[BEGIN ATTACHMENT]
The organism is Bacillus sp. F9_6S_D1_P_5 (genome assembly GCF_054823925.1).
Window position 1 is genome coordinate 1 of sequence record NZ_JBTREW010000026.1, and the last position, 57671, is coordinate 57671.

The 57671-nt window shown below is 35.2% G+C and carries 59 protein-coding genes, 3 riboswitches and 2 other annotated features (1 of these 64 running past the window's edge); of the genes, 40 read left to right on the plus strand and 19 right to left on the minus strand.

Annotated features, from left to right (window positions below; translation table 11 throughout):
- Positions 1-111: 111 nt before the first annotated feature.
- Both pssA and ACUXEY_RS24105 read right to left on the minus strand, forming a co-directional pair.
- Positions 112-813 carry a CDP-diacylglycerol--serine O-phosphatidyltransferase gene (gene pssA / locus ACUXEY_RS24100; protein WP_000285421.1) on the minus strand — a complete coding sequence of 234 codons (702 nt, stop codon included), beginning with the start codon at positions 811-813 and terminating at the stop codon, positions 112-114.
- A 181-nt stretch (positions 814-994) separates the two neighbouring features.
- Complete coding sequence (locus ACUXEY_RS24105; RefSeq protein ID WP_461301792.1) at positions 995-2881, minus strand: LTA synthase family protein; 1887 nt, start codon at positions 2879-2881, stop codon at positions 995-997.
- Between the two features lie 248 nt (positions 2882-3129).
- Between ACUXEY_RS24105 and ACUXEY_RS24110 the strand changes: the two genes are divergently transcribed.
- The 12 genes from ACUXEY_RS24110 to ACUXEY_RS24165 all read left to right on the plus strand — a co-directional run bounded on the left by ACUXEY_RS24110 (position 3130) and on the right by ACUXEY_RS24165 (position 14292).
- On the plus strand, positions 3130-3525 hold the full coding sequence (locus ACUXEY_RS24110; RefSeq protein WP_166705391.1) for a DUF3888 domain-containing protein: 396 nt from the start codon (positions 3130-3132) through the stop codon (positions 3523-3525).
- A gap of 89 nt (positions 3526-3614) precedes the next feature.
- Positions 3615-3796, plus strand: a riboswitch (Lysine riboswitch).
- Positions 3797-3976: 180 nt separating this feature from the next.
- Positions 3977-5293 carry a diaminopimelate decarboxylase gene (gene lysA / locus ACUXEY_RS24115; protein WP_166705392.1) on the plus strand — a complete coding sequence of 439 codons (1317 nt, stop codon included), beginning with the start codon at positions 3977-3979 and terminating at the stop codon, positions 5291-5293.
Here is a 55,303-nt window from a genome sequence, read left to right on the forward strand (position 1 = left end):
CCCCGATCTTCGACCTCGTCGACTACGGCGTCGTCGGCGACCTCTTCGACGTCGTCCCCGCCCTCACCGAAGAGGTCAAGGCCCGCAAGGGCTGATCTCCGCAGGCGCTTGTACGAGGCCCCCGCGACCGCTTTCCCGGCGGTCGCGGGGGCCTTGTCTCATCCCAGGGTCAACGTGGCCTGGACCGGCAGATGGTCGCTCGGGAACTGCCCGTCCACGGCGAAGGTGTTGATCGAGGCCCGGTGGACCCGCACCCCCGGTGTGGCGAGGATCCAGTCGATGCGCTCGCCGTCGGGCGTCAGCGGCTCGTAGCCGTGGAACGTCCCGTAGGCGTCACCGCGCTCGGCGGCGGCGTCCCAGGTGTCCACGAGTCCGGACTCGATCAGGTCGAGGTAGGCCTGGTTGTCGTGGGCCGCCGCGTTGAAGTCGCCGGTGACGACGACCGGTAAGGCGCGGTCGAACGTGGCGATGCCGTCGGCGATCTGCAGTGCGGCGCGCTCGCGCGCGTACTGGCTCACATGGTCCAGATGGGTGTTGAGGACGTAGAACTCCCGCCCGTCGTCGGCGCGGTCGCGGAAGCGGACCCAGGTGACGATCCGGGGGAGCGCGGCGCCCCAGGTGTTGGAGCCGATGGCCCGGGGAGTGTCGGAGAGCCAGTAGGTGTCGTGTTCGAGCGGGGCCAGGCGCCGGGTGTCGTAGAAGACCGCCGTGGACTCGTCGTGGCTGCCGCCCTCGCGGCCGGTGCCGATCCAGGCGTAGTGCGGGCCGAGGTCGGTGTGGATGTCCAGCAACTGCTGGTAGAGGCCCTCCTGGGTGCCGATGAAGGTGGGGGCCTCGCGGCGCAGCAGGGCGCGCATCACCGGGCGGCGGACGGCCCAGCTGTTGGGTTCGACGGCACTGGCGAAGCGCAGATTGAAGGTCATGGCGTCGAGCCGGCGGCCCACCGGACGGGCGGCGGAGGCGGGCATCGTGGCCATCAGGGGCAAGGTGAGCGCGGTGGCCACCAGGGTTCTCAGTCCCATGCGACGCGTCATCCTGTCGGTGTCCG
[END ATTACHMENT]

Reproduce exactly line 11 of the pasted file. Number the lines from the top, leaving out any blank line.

- Between ACUXEY_RS24105 and ACUXEY_RS24110 the strand changes: the two genes are divergently transcribed.